By Scott Kanowsky
Investing.com -- U.K. home prices dropped for the first time in a year in July, signaling a potential slowdown in activity in the country's housing market as buyers face higher interest rates and surging inflation.
House prices fell slightly by 0.1% during the month, the first decline since June 2021, according to a closely watched index from mortgage lender Halifax. The average price came in at £293,221, down £365 from a record high touched in the prior month.
Meanwhile, annual inflation eased marginally to 11.8% from 12.5%.
“While we shouldn't read too much into any single month, especially as the fall is only fractional, a slowdown in annual house price growth has been expected for some time," said Halifax managing director Russell Galley in a statement.
"Leading indicators of the housing market have recently shown a softening of activity, while rising borrowing costs are adding to the squeeze on household budgets against a backdrop of exceptionally high house price-to-income ratios."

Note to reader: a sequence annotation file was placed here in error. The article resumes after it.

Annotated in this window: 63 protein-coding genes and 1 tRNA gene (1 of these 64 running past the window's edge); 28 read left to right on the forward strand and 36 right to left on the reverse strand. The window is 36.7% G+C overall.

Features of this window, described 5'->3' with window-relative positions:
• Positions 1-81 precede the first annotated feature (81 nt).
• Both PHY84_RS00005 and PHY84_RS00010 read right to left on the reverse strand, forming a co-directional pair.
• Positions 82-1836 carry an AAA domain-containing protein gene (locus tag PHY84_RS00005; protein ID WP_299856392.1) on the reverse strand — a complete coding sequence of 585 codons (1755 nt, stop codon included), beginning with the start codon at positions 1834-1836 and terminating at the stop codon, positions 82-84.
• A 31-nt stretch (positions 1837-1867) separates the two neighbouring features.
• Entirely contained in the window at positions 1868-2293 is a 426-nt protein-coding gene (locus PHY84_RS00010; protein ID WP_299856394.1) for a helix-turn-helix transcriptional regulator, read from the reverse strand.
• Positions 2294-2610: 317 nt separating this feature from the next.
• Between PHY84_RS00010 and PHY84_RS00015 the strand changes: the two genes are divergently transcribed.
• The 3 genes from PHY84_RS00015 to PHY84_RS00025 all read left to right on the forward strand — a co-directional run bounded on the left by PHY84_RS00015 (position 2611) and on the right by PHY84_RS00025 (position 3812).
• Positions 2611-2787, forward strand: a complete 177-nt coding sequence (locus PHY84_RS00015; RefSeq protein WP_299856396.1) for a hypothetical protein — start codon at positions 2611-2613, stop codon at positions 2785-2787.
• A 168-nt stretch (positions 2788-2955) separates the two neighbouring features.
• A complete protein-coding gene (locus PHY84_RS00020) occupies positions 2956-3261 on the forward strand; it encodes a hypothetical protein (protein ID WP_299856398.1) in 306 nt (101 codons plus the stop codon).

Galley noted that prices are more than £30,000 higher than this time last year, as recent drivers of buoyant housing markets - including pandemic savings, changes to how people use their homes, and investment demand - remain evident.
But he predicted that these tailwinds will give way to more rate hikes and cost-of-living pressures, making a slowing of annual house price inflation the "most likely scenario."
Friday's data comes after the Bank of England raised its key refinancing rate by 50 basis points - its biggest increase in nearly three decades - in a bid to cool down red-hot inflation. The BoE said the move was spurred by a new forecast that sees consumer prices in the U.K., which currently stand at a more than 30-year high of 9.4%, surging to over 13% by the fourth quarter.
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